The idea that a person’s relationship to the written word cannot be well understood as either “work” or “pleasure” seems destined to elude the bourgeois consciousness. But why? Minima Moralia 2.84 suggests one explanation:
'Work while you work, play while you play—this is a basic rule of repressive self-discipline. The parents for whom it was a matter of prestige that their children should bring home good reports, were the least disposed to let them read too long in the evening, or make what they took to be any kind of intellectual over-exertion. Through their folly spoke the genius of their class. '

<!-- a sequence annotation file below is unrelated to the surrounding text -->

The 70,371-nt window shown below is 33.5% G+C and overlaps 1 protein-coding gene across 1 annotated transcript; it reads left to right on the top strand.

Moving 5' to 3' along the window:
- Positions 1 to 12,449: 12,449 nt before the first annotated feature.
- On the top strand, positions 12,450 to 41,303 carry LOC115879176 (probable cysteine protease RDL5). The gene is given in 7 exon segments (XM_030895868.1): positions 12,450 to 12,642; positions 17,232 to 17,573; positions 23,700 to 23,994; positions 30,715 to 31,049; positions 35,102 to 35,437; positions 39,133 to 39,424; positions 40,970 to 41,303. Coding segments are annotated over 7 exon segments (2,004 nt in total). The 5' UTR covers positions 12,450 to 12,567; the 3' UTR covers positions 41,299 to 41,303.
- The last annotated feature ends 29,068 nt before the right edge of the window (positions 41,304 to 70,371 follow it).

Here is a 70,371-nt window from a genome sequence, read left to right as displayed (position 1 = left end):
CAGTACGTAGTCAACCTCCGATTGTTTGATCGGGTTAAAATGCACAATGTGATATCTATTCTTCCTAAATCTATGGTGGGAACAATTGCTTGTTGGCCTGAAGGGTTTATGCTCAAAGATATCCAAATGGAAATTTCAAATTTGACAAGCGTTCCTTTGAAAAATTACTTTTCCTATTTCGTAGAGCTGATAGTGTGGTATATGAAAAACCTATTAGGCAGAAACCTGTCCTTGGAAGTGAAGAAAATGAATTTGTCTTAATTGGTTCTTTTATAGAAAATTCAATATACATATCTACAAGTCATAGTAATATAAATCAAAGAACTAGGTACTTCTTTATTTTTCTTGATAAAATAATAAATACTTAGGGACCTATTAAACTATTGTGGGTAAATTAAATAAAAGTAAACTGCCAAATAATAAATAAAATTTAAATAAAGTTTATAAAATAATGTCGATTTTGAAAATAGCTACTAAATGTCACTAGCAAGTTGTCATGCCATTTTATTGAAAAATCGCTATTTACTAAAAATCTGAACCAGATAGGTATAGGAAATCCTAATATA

The regime of “repressive self-discipline” is inculcated by the enforcement of strong boundaries between work and play, beginning in early childhood. Reading that slips the bonds of work and takes on the character of play is held as suspect. As the children grow older, such parents will try to direct their academic endeavors into channels that will “equip them for success” or make them “ready for their future” or whatever else occurs to marketing departments within the modern consumerist university.
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